Dangerous Links: Why & How Google Wants to Abolish Hypertext
Are links unnatural or even dangerous like some SEO experts repeat after Google? The Web is built upon so called hypertext.
Why is hypertext called hyper? It’s not because of all the hypes we witness on the Internet. The hyper-aspect stems from hyperlinks.
Yes, links make the Web what it is. You must be thinking: Are you kidding me? How that? Let me explain below!
Reading Books vs Hypertext
Before the Internet you could only publish and read in a linear way. As a reader you would start at page 1 and read on. Of course you could read the end of the book right at the start.
I did in school when we had to tell the teacher how a book we had to read ended. You could even read page 50, then page 1 and then again page 100.
In the print era most people would start at the beginning and finish reading at the end.
Newspaper readers would read just the few articles they liked, skip the ads and look up the weather report right away.
Some people would even read more than one newspaper or book at a time, read this one a bit and then the other one.
When hypertext arrived, that is text containing links to other texts, linear reading became a thing of the past.
On the WWW you can open up a wormwhole-like hyper-channel from inside a text and land on another text in real time despite it being an a different server at the other end of the world.
The really revolutionary thing about the Internet is not the “series of tubes” it consists of according to a popular anecdote. It’s not that you can view cute cat images or receive tons of spam in your inbox.
The most important aspect of the Web is the hyperlink.
In reality the Web is just part of the Internet, I use the phrases interchangeably here for the sake of simplicity. For example email is not part of the Web, it uses the Internet though.
The Web is defined by hypertext. Without hypertext aka links there is no Web. There is just a collection of documents that aren’t connected.
The Open Web
The nature of the “open” Web is free and egalitarian. In theory everybody can publish and link to others. Of course the early Web was still a bit difficult to publish on.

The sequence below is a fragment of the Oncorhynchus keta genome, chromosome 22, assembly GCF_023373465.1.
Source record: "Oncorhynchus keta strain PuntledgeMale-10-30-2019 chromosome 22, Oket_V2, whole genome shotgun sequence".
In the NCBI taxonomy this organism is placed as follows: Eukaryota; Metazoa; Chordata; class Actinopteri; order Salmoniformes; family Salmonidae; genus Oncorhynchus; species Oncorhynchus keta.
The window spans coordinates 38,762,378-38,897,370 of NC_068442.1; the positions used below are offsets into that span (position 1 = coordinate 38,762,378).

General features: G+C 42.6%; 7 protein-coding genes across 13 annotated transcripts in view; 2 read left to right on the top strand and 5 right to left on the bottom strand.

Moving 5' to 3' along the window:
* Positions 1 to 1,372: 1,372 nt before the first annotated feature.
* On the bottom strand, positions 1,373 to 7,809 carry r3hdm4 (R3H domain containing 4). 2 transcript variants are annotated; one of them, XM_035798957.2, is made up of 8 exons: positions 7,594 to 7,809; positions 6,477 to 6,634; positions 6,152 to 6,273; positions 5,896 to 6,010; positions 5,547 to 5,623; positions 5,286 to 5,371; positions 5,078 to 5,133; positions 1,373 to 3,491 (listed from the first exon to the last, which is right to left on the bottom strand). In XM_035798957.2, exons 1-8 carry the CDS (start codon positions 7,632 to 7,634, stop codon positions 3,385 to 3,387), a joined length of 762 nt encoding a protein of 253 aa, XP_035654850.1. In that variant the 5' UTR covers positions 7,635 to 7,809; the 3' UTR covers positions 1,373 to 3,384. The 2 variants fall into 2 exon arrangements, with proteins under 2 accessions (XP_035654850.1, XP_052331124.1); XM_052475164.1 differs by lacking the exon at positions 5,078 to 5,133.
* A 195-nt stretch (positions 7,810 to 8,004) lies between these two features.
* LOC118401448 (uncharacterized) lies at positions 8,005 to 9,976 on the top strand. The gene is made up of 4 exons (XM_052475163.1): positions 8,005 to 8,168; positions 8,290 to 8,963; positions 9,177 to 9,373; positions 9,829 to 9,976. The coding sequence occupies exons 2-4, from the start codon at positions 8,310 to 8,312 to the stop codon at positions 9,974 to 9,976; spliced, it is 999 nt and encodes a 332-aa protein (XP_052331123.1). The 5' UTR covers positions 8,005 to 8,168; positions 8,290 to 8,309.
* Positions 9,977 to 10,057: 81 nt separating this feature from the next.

I tried in 1997 for the first time. It was easy in a way (I hand coded my first webpage in Windows Notepad). I was a student in college sitting at a dead slow clumsy computer.
I could publish to the whole world with just a few keystrokes. That was an amazing feeling. It was really about equality and opportunity.
My university allowed me and other students to publish for free on their webspace.
A few years later Google appeared and decided that equality is inherently a bad thing for their business model.
So they created PageRank. It’s name stems from Larry Page (not the Web “page” like you might think). So Larry Page and Sergey Brin decided that some sites and links are more equal than others.
Google Introduces the Inequality of Links
While the technology behind each link is the same one link is more valuable than the other according to Google. They created a meritocracy based on the number and authority of links.
A link from the New York Times would count more than one from my free DIY college page.
Google became the dominant search engine by analyzing hypertext instead of simply counting words. Older search engines just counted words on a page.
When Google became popular many people noticed that links are a currency by themselves.
Then the big link trade began and it still takes place. Now that links are not created equal anymore you can also trade or buy them.
Some links are worth more than others. Some links are even sold for thousands of dollars. Of course Google frowns upon this practice.
Making Links Scary
Still links are pretty egalitarian to this day. Anybody can still link to anybody else. Links can be automated.
Also there is even some level of anonymity when you link to someone or someone links to you. There is no name or image attached to a link.
In the early days of the Internet most governments and conservative pundits were scaring people that the Web is mostly about guides on how to build bombs, child molesters and Nazi propaganda.
There were many attempts to make links illegal. For example in Germany you assume responsibility the minute you link out to a site.
You can even get sued when somewhere on that site you link to illegal material appears. Thus people are scared of linking out.
Many use bizarre disclaimers that are meant to protect them in case they link to something of questionable legal status but those won’t help in most cases. You’ll have to fight in court despite of them.
Google’s Fear of Links
Google now tries a similar strategy: for years the common Google-speak was to call links they don’t like “dodgy links”. In recent years they dubbed those links “unnatural”.
The next step is already on the way: it seems links are now dangerous. Of course not all links, just some links, the over-optimized ones, the ones just built for SEO reasons.
Guess what average people will remember after reading such an article? Exactly: “dangerous links”.
They won’t be able to really remember which links exactly are dangerous. They will get even more cautious when linking out or even allowing incoming links.
For years many newspaper sites have been ridiculed by Web-savvy webmasters for forbidding linking to their sites in their TOS.